How we change what others think, feel, believe and do
The SIFT Model
We understand and respond to the world through complex cognitive processes. The SIFT model is a simplification of the inner workings of the mind that helps explain how we perform this amazing feat.
Either click on the areas of the diagram below for more detail, or read the summaries in the sections below.
We do not directly understand the world around us as the only interface we have is through the inputs from our five senses. The best we can do is to use our attention to direct this input-gathering activity to areas of specific interest. This limited lens leads us to miss much that would otherwise be of value to us.
The sensed inputs we receive are light, sound, pressure, etc. that have no meaning in themselves. We infer our own personal meaning through a range of filters and interpretation mechanisms that include recognition, classification, prediction verification, goal checks, threat assessment, and so on. Even given this complex system (or perhaps because of it), we often misunderstand other people.
Deciding what to do about the world is a choice between quick, intuitive reaction and slower, thoughtful consideration. Many of our errors of judgment (including being persuaded when we should have been more thoughtful) come from our automatic reactions.
After deciding what to do, we then have to translate this through the limitations of our physical and verbal clumsiness. Language is limited and we cannot always put into words what we really mean. This makes persuasion all the more difficult, especially when our inner biases leak through into our body language and vocal intonations, corrupting what we are really trying to convey.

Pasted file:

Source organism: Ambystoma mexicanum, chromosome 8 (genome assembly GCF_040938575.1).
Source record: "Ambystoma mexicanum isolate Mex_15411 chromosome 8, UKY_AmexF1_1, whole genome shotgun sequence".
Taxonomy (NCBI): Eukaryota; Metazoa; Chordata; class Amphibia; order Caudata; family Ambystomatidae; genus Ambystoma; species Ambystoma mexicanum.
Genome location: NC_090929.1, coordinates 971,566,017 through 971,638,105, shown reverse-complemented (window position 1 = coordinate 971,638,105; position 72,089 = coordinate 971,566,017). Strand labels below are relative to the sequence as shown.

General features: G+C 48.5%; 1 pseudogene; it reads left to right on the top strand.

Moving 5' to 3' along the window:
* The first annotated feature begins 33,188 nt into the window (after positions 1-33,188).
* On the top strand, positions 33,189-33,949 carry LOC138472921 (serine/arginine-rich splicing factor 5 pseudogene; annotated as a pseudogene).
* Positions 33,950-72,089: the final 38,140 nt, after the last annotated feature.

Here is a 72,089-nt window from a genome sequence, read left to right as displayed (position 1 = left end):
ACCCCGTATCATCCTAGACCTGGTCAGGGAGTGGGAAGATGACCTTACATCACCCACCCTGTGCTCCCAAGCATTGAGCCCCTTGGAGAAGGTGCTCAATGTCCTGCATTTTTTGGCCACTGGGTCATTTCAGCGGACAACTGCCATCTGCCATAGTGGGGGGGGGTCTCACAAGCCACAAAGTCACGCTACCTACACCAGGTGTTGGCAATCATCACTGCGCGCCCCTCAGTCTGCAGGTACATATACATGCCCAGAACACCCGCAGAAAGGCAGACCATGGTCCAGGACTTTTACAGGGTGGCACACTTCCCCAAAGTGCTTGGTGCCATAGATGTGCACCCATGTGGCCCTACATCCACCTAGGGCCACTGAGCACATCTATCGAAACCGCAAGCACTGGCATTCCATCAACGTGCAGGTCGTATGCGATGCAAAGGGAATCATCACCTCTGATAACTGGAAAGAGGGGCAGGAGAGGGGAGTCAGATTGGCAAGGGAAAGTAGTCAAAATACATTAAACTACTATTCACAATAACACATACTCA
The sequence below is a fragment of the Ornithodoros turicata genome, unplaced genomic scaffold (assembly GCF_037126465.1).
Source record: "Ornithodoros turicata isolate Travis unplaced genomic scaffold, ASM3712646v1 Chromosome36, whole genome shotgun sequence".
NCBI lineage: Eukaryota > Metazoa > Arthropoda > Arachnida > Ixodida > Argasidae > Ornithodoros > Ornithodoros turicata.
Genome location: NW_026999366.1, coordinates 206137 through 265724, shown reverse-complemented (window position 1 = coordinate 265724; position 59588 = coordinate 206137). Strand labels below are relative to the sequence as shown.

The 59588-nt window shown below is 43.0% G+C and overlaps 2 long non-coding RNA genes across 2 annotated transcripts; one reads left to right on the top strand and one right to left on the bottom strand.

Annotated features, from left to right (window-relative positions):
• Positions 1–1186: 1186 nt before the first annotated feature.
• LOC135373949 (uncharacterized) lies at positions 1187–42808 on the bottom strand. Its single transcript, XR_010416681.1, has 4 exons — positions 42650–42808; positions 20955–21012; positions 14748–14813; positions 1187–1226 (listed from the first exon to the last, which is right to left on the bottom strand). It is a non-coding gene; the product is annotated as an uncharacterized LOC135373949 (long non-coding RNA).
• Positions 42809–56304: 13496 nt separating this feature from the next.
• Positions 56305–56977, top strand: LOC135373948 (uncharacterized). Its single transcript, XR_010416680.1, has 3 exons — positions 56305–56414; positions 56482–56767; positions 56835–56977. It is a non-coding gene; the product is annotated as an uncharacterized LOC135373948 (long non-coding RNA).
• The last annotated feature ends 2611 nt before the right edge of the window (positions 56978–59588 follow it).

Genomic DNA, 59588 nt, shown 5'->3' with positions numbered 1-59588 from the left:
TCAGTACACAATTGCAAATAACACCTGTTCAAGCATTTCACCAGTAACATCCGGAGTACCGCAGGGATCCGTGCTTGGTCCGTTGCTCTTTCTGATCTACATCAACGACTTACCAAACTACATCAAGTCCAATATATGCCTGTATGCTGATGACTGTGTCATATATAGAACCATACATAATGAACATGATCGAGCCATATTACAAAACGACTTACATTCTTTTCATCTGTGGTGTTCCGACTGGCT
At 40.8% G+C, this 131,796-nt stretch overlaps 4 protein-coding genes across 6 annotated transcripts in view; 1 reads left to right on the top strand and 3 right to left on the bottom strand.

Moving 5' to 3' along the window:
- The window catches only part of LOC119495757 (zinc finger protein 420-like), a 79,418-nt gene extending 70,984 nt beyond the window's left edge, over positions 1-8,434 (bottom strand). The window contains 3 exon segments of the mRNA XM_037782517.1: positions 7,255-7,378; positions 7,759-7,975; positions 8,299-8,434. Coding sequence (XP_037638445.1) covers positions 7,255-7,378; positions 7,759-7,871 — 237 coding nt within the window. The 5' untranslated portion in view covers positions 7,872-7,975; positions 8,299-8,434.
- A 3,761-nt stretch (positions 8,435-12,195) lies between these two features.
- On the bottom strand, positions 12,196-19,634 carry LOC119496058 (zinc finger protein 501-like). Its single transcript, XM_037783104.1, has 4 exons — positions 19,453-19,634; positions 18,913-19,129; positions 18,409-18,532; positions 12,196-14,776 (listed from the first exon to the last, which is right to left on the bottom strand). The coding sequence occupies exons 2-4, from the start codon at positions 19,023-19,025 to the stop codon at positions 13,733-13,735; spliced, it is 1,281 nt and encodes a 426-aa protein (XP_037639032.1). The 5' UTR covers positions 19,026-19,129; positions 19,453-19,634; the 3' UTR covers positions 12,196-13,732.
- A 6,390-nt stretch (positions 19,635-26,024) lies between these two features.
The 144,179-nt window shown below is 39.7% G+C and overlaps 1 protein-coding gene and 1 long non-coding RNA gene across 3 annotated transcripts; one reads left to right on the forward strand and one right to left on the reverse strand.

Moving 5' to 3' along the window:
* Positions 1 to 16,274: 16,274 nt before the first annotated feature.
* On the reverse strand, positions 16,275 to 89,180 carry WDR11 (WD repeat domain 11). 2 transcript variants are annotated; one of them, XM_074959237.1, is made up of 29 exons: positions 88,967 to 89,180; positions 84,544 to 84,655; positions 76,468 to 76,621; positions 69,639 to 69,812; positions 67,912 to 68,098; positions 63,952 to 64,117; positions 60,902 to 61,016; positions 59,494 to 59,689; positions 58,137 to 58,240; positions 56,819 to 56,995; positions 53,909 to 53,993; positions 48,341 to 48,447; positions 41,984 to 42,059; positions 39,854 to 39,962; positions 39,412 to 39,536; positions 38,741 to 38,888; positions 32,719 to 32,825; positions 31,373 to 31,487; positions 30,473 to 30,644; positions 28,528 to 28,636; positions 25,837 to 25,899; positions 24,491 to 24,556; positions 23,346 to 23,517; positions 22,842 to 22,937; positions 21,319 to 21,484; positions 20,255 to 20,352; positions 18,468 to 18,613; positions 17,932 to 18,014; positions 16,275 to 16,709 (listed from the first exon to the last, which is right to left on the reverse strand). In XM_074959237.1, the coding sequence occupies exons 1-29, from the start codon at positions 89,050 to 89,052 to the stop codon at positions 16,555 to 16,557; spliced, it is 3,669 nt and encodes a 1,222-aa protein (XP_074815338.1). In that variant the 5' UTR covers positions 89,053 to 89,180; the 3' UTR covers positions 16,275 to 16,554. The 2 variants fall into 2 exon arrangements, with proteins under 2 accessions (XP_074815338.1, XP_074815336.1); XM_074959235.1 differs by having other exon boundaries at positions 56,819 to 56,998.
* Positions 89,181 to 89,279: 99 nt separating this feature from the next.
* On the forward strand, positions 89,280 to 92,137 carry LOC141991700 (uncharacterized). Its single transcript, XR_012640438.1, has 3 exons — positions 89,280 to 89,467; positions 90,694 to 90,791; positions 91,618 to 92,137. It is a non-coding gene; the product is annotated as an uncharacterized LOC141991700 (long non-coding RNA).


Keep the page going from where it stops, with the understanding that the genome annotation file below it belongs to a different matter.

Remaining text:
Behind the SIFT activities there are a number of inner systems that regulate and assist our thought processes. These include deep needs, memories, beliefs, mental models, values and personal goals. When we are persuading, we often are trying to change one or more of these factors. Being 'deep stuff', they are often well-protected and do not change easily!
A note for the pendantic: of course the real thing is more complex than this. Nevertheless, there's lots of truth here and it is, first of all, useful.
So make sure the other person is paying attention. Check that they understand your messages. Try to understand how they formulate their ideas, and how you can influence this. Help them translate into action that you want.
You can also apply this model to yourself, checking your own interpretation of what they say and how effectively you are communicating.
And the big